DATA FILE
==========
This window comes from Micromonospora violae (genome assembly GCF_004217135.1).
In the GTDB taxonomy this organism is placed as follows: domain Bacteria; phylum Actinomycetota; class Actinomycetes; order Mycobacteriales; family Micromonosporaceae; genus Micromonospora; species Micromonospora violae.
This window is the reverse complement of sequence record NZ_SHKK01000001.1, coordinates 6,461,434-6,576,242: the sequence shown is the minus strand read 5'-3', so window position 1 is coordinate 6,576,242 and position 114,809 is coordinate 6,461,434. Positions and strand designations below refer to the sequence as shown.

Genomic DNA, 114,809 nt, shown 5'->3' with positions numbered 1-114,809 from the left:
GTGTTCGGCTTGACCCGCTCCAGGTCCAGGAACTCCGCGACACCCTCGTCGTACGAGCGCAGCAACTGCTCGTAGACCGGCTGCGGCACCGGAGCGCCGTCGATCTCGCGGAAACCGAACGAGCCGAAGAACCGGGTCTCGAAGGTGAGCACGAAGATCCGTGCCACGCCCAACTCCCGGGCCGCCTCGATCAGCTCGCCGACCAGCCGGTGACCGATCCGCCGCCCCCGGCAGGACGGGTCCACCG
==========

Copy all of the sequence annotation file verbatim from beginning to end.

This window comes from Micromonospora violae (genome assembly GCF_004217135.1).
In the GTDB taxonomy this organism is placed as follows: domain Bacteria; phylum Actinomycetota; class Actinomycetes; order Mycobacteriales; family Micromonosporaceae; genus Micromonospora; species Micromonospora violae.
This window is the reverse complement of sequence record NZ_SHKK01000001.1, coordinates 6,461,434-6,576,242: the sequence shown is the minus strand read 5'-3', so window position 1 is coordinate 6,576,242 and position 114,809 is coordinate 6,461,434. Positions and strand designations below refer to the sequence as shown.

Genomic DNA, 114,809 nt, shown 5'->3' with positions numbered 1-114,809 from the left:
GTGTTCGGCTTGACCCGCTCCAGGTCCAGGAACTCCGCGACACCCTCGTCGTACGAGCGCAGCAACTGCTCGTAGACCGGCTGCGGCACCGGAGCGCCGTCGATCTCGCGGAAACCGAACGAGCCGAAGAACCGGGTCTCGAAGGTGAGCACGAAGATCCGTGCCACGCCCAACTCCCGGGCCGCCTCGATCAGCTCGCCGACCAGCCGGTGACCGATCCGCCGCCCCCGGCAGGACGGGTCCACCG